Mr Dobson was speaking at the Inaugural Conference of the Tyne and Wear Health Action Zone at the Stadium of Light, Sunderland.
Mr Dobson said:
'The areas covered by Health Action Zones were chosen by me because they were deprived areas with poorer than average health but which looked as though local people and local organisations could work together to bring about the big improvements which are necessary. In short, they were places with big health problems which looked capable of doing something about them.
'The money isn't being provided to fund a few people's pet schemes. It's there to be invested in systematic change and improvement. New approaches that tackle the worst health problems in the Zone. New ways of working which get rid of the barriers between the different parts of the NHS, local councils, voluntary bodies, local businesses, local patients and carers.
'So it's not there for a few marginal schemes. It's there to tackle the big problems - the big killers. And the Government is changing the law to help. We are placing a legal duty of partnership on every part of the NHS, we are changing the law to allow the NHS and local councils to pool budgets and provide joint services. We are changing the rules to help improve primary care premises in Health Action Zones.
'All these things are being done to reduce the glaring inequalities in health - inequalities between families, inequalities between neighbourhoods. This is a top priority for the Government. Poverty makes people ill. Poor people are ill more often and die sooner. Unemployment makes people ill. Low wages are a health hazard. Poor housing is bad for health. Environmental pollution is bad for health. Crime and disorder make people ill.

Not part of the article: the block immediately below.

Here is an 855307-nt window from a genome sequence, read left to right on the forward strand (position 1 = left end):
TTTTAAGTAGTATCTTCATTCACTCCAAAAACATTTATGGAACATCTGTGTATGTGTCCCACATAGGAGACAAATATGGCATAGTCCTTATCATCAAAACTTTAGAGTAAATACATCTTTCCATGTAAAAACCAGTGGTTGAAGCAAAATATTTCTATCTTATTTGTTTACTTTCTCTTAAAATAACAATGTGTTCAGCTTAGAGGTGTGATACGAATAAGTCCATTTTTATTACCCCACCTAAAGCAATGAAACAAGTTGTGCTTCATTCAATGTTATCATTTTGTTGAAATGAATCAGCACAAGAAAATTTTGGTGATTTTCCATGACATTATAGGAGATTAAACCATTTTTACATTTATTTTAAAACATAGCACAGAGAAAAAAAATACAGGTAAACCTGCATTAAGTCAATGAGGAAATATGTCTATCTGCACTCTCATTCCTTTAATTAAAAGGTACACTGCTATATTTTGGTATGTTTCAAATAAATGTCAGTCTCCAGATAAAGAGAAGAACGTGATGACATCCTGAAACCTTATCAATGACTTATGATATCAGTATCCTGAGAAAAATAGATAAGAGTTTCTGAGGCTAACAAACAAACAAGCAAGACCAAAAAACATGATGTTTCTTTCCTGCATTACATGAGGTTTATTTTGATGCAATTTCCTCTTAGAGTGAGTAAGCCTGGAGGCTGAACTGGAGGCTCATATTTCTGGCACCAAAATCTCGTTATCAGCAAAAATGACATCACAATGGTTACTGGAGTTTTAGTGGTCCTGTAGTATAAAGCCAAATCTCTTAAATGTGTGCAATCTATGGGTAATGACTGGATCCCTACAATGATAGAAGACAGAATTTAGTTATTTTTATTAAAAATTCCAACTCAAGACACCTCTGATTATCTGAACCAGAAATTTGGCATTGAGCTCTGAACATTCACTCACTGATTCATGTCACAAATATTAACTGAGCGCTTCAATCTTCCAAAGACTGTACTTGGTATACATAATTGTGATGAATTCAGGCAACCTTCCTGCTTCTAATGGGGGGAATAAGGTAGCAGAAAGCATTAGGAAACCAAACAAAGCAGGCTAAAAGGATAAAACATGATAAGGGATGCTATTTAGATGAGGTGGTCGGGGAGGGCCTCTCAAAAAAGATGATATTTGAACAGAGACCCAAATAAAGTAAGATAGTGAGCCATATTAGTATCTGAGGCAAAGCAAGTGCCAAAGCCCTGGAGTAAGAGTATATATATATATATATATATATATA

'That's why other Government departments are working together to tackle these problems. With the help of the Windfall Levy 400,000 more people have jobs than two years ago. That will be good for their health. From 1 April we will have a National Minimum Wage. That will put extra money into the pockets and handbags of the worst off people in work. And it doesn't stop there. The Working Families Tax Credit and other tax and benefit changes will guarantee a minimum wage of£190 a week for a family with a child,£5.50 an hour for a lone parent with one child, and£6.37 an hour for an adult with two children. Benefit changes will also help the worst off pensioners and child benefit will get record increases.
'The money from the sale of council houses will be investedin building new houses and improving old ones. That will also involve a lot better insulation so badly off families and pensioners can afford to keep warm in winter. The Government's transport policies will reduce air pollution and noise pollution. Our successful efforts to reduce crime and disorder will be a boon for the worst off people in the worst off neighbourhoods.
'All this shows that the whole Government is pursuing policies which will improve the health of the worst off. And they will have their biggest impact in Health Action Zones. That's because Health Action Zones have all these problems combined. High unemployment, low wages, poor housing, environmental pollution, crime and disorder. So we've all got to work together to raise standards.
'That is why I welcome the Tyne and Wear efforts to reduce heart disease and cancer through a conurbation-wide campaign against smoking, through the healthy workplace initiative and through better information and help for patients. A joined up effort to tackle mental health problems. That's what Health Action Zones are for and that is what they must deliver.'